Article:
unemotional.

There is now a marked distrust of rigid hierarchical structures, and various groups and subgroups within the global movement are deliberately organized as flexible networks, bound together by modern communication techniques.

Memmi suggests that “There is obviously an element of idealism or nostalgia in hoping” that virtual communities are like those ideal communities described earlier.

This communal approach has also been the inspiration for a more formal and systematic research domain: collaborative software systems known as groupware (Favela and Decouchant 2003). Such systems aim at facilitating communication between members by raising the awareness level about common goals and data and about other network members. In this way, group cohesion and efficiency can be increased markedly on the network.

Memmi does not believe this conception of small, tight communities fits all electronic groups. He refers the characteristic features of computer-mediated communities (Gensollen 2004):

Here are some of the most salient features of virtual communities:
– participation is often occasional, or a one-off occurrence,
– participants are frequently anonymous or use pseudonyms,
– groups may be quite large, with hundreds or thousands of participants,
– there are active participants, but also many passive readers,
– group membership is often temporary,
– there seems to be little group awareness,
– group structure is highly flexible,
– contributions to the discussion are often addressed to no one in particular,
– many contributions are apparently ignored,
– there are few personal relationships, and they are unstable,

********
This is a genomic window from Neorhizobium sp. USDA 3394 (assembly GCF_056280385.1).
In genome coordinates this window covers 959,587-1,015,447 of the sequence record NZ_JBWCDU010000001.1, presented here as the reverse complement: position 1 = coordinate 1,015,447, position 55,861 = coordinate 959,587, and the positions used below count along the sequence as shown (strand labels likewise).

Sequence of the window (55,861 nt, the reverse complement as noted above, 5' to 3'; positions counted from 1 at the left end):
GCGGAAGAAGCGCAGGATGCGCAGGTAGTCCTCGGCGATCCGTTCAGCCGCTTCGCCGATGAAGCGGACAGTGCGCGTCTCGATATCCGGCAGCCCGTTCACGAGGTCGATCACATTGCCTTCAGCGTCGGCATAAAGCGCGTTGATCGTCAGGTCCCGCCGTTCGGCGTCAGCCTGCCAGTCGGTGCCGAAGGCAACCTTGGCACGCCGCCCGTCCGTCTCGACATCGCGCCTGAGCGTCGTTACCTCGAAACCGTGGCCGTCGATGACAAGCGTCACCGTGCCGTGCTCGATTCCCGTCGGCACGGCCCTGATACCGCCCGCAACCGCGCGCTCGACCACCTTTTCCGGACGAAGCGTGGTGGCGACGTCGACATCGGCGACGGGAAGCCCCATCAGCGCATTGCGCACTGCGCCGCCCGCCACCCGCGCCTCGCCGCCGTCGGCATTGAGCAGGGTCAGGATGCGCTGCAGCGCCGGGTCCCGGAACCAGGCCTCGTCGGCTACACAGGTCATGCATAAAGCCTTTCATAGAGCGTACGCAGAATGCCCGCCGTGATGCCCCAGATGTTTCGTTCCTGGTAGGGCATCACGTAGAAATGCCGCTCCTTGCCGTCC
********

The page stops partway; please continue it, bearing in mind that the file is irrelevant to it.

– the discussion style is usually cold and unemotional, (except for some aggressiveness which serves social control purposes),
– interactions are not between persons, but revolve about a common object, goal or task,
– interactions contribute to the construction of a common workspace,
– contributions are mostly goal-oriented.

Memmi emphasises that in spite of few interactions, groups can work on shared outcome, and “many virtual communities do not require any group awareness to
function correctly and do not usually lead to personal relationships”. He also suggests that: “Virtual groups are efficient when there is already a common cultural context and a clear awareness of the common goals.”

Collective knowledge by zettsu and Kiyoki (2006)
He brings out interesting conclusion “Features of ordinary face-to-face communication would in fact prove harmful for typical virtual groups. The attention given to personal interactions is irrelevant for many technical tasks, and the expression of emotions would only complicate the task resolution process.”

This claim about groups with flexible membership indicates that there may be no need to such parts of identity propagations as in other types of groups.

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One comment

  1. […] at knowledge communities June 10th, 2007 Recently there has been an overexploitation of the community ideas, which has some ways become as powerful term in computer-based systems as the computer metaphor in […]